Victim Safety in Hawaii
In 1993 The League of Women Voters of Honolulu held its first general membership meeting on family violence. In 1994 the National League convention adopted a position on Violence Prevention by concurrence based on a 1990 study by The League of Women Voters of Minneapolis. In implementing the National position as it relates to domestic violence, League held general membership meetings with public forums, in 1995 ("Discussion on Violence"), 1996 ("Presentation of Court Monitoring Project"), and 1997, ("A Coordinated Community Response").
In January 1995, League began to serve on the Women's Legislative Coalition and supported the flagship bill, SB2151, Relating to the Prevention of Physical and Sexual Violence, which recommended a public-private partnership be established to begin a school-based violence prevention project.
In September of 1996, League and the Hawaii State Commission on the Status of Women issued a report on its study of the handling of misdemeanor spouse abuse cases in family court. The study revealed that many perpetrators of family violence received little or no jail time or other punishment for their crime. The study spurred public discussion about the prosecution and adjudication of domestic violence cases.
This report attempts to describe domestic violence services in the State of Hawaii over the last decade and the gaps in the system that jeopardize the lives of women and children. Women who come into the system expect the system to protect them, and it should. The report considers the safety of the victims and the services available to women in violent domestic situations.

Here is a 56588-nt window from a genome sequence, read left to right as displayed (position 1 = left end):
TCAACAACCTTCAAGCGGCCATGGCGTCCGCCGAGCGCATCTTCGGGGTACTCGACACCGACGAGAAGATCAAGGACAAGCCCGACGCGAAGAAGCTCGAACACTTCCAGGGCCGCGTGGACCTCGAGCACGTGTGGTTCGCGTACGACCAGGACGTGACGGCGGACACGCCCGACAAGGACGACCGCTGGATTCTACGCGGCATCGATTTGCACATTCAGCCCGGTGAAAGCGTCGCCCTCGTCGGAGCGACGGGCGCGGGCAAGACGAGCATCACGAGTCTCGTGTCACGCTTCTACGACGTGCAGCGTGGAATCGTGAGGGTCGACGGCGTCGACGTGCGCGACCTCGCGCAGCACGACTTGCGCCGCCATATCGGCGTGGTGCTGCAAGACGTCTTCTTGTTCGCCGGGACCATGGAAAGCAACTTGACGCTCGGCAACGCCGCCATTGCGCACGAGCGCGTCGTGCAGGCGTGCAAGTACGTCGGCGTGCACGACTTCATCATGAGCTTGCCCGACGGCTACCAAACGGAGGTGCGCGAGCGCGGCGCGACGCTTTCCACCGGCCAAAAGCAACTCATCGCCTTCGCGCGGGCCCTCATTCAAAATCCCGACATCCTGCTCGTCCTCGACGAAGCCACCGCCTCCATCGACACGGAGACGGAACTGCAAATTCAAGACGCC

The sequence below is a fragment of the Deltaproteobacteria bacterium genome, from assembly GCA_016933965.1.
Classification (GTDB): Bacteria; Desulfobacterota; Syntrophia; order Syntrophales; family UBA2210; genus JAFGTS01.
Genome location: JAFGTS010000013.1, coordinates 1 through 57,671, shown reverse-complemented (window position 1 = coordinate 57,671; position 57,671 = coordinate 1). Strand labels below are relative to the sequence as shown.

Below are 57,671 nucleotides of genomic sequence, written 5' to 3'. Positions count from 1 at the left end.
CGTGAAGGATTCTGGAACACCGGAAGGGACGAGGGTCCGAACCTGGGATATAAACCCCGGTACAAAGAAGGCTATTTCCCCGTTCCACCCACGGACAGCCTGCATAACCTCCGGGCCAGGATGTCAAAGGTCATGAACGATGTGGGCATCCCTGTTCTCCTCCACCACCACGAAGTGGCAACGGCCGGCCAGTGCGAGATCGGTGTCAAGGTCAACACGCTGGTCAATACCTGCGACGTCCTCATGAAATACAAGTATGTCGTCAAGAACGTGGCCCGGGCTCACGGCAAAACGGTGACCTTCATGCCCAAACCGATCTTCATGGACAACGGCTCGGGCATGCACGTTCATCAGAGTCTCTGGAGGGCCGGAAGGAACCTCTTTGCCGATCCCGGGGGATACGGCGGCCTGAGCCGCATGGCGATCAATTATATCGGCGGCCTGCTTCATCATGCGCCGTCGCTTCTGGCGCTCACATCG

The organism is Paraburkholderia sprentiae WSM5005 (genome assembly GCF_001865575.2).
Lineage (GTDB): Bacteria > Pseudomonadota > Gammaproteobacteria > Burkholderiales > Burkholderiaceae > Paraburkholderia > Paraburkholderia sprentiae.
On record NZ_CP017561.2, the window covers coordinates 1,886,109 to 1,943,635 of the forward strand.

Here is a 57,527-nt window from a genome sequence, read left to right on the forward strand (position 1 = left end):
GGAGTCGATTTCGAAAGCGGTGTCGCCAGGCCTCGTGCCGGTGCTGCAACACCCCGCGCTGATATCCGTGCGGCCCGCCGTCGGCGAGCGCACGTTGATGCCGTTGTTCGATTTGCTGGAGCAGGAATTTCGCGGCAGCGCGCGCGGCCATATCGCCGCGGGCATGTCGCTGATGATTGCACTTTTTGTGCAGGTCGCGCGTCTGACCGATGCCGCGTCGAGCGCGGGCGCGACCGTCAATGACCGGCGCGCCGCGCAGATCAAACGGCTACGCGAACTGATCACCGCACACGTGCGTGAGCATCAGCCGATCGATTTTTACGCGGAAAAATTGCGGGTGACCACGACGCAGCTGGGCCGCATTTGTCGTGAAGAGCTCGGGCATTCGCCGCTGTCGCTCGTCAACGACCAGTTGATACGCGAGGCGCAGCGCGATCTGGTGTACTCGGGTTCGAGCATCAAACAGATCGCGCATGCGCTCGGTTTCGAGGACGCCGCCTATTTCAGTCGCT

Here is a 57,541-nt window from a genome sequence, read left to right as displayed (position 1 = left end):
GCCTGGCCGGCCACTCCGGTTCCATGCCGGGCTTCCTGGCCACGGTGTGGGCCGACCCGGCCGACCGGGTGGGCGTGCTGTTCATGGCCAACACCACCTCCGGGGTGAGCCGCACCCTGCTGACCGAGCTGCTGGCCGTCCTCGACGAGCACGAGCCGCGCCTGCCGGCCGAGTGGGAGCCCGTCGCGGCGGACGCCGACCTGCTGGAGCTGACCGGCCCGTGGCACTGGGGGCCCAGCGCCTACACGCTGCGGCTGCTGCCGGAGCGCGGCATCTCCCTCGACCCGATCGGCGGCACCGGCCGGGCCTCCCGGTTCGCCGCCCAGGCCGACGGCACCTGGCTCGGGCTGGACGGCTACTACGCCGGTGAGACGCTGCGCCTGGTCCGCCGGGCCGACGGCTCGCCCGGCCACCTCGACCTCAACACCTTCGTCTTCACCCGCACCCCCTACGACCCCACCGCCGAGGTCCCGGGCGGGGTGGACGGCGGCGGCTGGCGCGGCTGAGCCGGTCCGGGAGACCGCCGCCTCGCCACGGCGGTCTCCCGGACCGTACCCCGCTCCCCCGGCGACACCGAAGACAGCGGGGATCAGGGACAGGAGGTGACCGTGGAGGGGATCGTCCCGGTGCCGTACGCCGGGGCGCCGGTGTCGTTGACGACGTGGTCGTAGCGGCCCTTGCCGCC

The information in this report came from numerous discussions with victim advocates, battered women and formerly battered women. Because the service system in our community does not encourage broad participation and open discussion, battered women and formerly battered women are seldom invited to serve on the various domestic violence committees that affect public policy. These critical voices, whose experiences are necessary to evaluate and develop appropriate services for them, are left out of the process.
Suzanne E. Meisenzahl, Chair
Violence Prevention Committee